Researchers Conclude That “Calories In” and “Calories Out” Are Automatically Regulated
Despite being proven wrong, eating less and exercising more is still the most common approach to weight loss. We are led to believe that our body sits back while we consciously regulate our weight. That is not how our body works. After W.C. Miller of Indiana University ran a clinical test of this principle, he concluded: “This study examined the relationships among body fat…energy intake, and exercise…There was norelationship between energy intake [calories in] and adiposity [body fat]”
Think about any other system in our body—our respiratory system, our immune system, etc. We do not manually control our bodily systems. We can try to hold our breath. We can try to avoid colds. But the respiratory and immune systems are in control and will do what they want. Our “fat metabolism system” works the same way. Researcher J.M. Friedman from the Rockefeller University explains, “The average human consumes one million…calories a year, yet weight changes very little…These facts lead to the conclusion that energy balance is regulated with a precision of greater than 99.5%, which far exceeds what can be consciously monitored.”
- The Fat Metabolism System: A series of signals from our hormones and brain which control how much we eat, how many calories we burn, and how much body fat we store. Researcher P.J. Havel from the University of California defines it more academically:“…a variety of nutrient, endocrine [hormonal], and neural [brain] signals…[regulating] food intake, energy expenditure, and body fat stores.”
When you think about how hard our body systems work to make sure we stay on an even keel health-wise, this point makes perfect sense. Yet here is what the American Heart Association advises: “How can you manage your weight in a healthful way? The answer is simple: balance the calories you take in with the calories you burn.” Which seems odd considering they also said: “Few reliable data are available on the relative contributions to this obesity epidemic by energy intake and energy expenditure.” I might be missing something, but if “few reliable data are available,” then how did they come up with this answer?
We don’t have to worry about beating our hearts thanks to our circulatory system, and we also don’t have to worry about balancing our calories thanks to our fat metabolism system. The key to long-term fat loss and health in general is keeping all of our body’s systems functioning properly by eating more high-quality food, and doing less, but higher-quality, exercise. In the case of our fat metabolism system, this lowers our “set-point” weight and keeps us slim as reliably as our elevated set-point currently keeps us heavy.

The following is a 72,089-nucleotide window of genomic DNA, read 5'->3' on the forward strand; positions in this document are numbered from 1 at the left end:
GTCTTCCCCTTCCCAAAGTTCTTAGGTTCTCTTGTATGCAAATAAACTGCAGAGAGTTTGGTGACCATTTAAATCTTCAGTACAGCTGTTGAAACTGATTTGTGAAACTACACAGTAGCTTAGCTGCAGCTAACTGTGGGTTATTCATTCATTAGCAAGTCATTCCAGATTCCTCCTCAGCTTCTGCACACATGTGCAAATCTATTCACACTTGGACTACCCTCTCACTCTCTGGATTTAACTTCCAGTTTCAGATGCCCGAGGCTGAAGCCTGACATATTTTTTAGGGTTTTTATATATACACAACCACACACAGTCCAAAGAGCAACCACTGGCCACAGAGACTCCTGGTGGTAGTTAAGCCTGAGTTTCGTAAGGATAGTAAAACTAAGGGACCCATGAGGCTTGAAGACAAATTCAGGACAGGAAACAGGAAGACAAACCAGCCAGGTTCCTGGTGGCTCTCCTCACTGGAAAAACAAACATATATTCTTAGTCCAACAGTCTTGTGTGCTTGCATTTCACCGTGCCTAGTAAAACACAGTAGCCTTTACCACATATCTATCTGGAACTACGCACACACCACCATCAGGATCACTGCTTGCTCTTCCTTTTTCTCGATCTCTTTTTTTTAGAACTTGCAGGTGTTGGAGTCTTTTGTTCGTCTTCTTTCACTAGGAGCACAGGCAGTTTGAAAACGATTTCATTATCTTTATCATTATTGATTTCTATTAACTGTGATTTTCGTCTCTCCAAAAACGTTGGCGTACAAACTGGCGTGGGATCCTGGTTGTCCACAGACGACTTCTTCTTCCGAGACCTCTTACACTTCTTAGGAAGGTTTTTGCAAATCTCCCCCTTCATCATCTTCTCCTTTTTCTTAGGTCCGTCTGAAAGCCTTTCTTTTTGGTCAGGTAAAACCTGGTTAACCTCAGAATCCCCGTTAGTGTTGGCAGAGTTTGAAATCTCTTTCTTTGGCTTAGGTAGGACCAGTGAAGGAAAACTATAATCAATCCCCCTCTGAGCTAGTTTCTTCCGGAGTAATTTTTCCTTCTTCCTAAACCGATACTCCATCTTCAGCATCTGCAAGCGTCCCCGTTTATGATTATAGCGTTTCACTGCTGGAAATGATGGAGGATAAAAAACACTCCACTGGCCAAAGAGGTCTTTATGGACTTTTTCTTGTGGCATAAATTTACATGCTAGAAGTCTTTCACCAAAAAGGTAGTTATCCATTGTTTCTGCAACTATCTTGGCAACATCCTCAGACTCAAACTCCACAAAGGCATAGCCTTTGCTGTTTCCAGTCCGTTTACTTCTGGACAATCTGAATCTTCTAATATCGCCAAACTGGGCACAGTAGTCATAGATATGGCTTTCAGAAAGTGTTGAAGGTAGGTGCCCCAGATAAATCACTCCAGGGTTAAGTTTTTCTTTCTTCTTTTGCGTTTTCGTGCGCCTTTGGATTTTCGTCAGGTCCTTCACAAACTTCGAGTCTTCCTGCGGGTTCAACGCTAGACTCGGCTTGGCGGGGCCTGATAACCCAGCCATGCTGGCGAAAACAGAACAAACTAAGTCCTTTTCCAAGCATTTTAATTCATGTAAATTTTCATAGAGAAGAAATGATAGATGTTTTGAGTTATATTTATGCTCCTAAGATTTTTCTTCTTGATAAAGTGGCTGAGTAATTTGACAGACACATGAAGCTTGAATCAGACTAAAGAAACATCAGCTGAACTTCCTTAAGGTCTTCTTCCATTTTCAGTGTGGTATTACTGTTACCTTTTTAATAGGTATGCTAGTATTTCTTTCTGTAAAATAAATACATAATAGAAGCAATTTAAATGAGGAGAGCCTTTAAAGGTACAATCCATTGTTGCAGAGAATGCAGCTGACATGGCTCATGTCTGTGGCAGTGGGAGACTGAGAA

In the next post we’ll start to explore the science of our set-point weight…and how we can lower it.
- American Heart Association complete guide to women’s heart health: The Go Red for Women way to well-being & vitality. New York: Clarkson Potter, 2009. Print.
- Friedman JM. A war on obesity, not the obese. Science. 2003 Feb7;299(5608):856-8. PubMed PMID: 12574619.
- Friedman JM. Modern science versus the stigma of obesity. Nat Med. 2004 Jun;10(6):563-9. Review. PubMed PMID: 15170194.
- Haskell WL, Lee IM, Pate RR, Powell KE, Blair SN, Franklin BA, Macera CA, Heath GW, Thompson PD, Bauman A; American College of Sports Medicine; American Heart Association. Physical activity and public health: updated recommendation for adults from the American College of Sports Medicine and the American Heart Association. Circulation. 2007 Aug 28;116(9):1081-93. Epub 2007 Aug 1. PubMed PMID: 17671237.
- Havel PJ. Dietary fructose: implications for dysregulation of energy homeostasis and lipid/carbohydrate metabolism. Nutr Rev. 2005 May;63(5):133-57. Review. PubMed PMID: 15971409.
- Koopmans, Henry S. Experimental studies on the control of food intake. In: Bray GA, Couchard d, James WP, eds. Handbook of Obesity. New York: Marcel Dekker, 1997: 273-311
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